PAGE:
FAA Allows Some Young Eagles Fuel Reimbursement
The FAA says some pilots can get their fuel costs covered when flying Eagles and Young Eagles flights at EAA-sanctioned events. Last week the agency responded to EAA's 2012 petition for a wide-ranging exemption to rules that prohibit non-commercial pilots from accepting compensation for flights, other than allowing passengers to chip in up to half the fuel and other direct expenses for the flight. In the petition, EAA says that sharp increases in the cost of flying, especially fuel, resulted in a 25-percent reduction of Young Eagles flights over five years. Last year, EAA established the Eagle program to introduce adults to aviation. In its response, the FAA said private pilots flying Young Eagles and Eagles in certified aircraft can have their fuel provided (including fuel needed to ferry to and from the event) and they can also log the time (which is also considered compensation). Pilots must have at least 500 hours of total time, 200 hours in the category, 50 hours in the class and at least three takeoffs and landings in the make and model of the aircraft to be used in the volunteer flight. EAA was asking for a much wider exemption, however, and that may be reflected in its tepid response to the FAA decision.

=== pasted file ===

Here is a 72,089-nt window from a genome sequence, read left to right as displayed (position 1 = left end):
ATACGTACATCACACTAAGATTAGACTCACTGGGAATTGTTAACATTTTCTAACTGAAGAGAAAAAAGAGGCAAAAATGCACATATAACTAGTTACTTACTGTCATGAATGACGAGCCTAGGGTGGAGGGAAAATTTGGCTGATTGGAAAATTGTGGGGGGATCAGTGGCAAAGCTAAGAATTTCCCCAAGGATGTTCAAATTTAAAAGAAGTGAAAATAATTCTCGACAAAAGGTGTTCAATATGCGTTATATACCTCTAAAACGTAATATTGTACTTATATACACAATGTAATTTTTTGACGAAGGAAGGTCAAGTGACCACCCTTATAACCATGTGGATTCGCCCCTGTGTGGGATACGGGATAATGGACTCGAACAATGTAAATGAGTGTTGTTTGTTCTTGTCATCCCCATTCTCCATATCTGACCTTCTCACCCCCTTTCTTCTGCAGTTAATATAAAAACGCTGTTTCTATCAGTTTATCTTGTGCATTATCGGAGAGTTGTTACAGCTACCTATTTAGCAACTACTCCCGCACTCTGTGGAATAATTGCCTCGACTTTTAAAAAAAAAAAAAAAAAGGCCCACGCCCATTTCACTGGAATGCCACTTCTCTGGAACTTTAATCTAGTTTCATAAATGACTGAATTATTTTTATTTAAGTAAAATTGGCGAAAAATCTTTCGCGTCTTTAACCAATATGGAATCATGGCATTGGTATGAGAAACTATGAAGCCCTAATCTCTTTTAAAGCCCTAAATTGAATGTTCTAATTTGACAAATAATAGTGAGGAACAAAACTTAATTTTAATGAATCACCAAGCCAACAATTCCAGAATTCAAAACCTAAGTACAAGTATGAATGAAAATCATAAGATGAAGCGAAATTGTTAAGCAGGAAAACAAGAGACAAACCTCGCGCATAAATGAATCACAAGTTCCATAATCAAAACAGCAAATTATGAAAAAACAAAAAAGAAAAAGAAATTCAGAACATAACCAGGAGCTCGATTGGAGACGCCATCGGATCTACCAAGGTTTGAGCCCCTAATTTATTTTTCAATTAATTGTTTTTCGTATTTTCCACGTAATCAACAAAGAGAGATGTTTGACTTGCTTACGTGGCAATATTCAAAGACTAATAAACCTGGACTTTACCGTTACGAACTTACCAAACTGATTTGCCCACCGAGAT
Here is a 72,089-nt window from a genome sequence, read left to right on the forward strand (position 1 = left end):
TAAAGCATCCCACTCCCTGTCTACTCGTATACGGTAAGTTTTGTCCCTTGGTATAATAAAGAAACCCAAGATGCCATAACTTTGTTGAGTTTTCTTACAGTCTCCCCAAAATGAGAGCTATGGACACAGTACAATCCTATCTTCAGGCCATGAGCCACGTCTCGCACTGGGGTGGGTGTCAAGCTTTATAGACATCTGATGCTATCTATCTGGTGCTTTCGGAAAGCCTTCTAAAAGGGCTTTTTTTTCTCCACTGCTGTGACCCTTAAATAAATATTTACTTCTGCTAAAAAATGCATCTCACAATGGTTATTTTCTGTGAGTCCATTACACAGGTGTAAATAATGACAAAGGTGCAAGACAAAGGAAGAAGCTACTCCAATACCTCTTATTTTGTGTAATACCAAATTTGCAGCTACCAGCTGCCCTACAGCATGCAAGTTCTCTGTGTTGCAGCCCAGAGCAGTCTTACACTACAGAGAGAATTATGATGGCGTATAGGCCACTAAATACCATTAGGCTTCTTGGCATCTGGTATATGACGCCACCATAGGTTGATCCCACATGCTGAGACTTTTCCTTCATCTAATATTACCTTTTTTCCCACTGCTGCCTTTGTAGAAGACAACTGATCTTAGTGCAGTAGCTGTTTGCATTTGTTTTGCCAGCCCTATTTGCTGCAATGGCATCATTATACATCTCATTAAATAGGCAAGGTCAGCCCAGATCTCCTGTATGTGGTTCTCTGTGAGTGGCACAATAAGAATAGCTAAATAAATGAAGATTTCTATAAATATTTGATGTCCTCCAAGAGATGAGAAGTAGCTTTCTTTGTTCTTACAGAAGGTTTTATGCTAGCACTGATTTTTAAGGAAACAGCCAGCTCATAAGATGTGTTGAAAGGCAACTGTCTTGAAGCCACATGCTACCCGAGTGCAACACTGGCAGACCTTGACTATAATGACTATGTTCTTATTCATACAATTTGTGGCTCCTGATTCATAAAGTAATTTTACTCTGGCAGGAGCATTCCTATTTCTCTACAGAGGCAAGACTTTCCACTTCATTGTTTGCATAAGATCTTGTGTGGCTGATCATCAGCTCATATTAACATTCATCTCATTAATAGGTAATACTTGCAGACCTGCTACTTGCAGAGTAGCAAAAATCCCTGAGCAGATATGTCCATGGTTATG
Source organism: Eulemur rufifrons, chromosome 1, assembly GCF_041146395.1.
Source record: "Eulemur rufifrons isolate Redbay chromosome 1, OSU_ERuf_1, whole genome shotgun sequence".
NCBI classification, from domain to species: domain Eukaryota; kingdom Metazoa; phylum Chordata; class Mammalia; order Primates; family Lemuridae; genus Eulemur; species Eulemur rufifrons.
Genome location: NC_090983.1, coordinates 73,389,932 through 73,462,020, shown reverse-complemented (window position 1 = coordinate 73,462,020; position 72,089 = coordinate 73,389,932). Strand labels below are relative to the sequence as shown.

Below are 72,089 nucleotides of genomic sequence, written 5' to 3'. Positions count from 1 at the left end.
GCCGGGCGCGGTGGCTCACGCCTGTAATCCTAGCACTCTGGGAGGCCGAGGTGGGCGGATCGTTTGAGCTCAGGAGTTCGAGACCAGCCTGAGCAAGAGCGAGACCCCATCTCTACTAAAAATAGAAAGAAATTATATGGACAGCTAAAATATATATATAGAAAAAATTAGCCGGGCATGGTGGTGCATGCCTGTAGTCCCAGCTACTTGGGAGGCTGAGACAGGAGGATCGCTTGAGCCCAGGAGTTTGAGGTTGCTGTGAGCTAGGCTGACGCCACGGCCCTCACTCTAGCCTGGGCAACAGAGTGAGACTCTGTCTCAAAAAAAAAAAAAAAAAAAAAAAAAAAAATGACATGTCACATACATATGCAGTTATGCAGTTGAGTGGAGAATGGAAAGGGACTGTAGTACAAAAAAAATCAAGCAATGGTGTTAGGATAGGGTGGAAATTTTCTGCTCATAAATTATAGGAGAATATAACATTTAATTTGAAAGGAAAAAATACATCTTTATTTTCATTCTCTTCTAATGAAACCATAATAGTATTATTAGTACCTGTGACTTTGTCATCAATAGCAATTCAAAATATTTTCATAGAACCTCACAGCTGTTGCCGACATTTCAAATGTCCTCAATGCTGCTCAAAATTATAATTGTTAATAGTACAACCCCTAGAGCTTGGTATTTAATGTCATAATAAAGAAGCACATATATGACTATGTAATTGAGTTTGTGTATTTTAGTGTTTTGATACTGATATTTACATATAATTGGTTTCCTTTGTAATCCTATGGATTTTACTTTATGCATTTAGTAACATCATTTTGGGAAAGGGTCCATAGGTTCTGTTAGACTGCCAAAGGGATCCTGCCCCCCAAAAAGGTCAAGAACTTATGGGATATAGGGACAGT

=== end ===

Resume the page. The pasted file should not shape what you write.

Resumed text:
In a brief statement on the EAA Facebook page, EAA said its government specialists were analyzing "what, if any" benefit the decision has for members. "We need to carefully analyze the FAA's response to our request and this exemption," said Brian O'Lena, manager of the Young Eagles program. "We need to be sure that the exemption, as written, provides clear benefits to all participants in the Young Eagles program." EAA asked for the exemption to apply to sport and recreational pilots and include flights in light sport and experimental aircraft, but those requests were explicitly denied by the FAA. Aviation Consumer Editor-in-Chief Rick Durden, who is a Young Eagles volunteer and also sits on the board of the Air Care Alliance, said he was pleasantly surprised by the nature and tone of the FAA decision and called the terms "quite reasonable."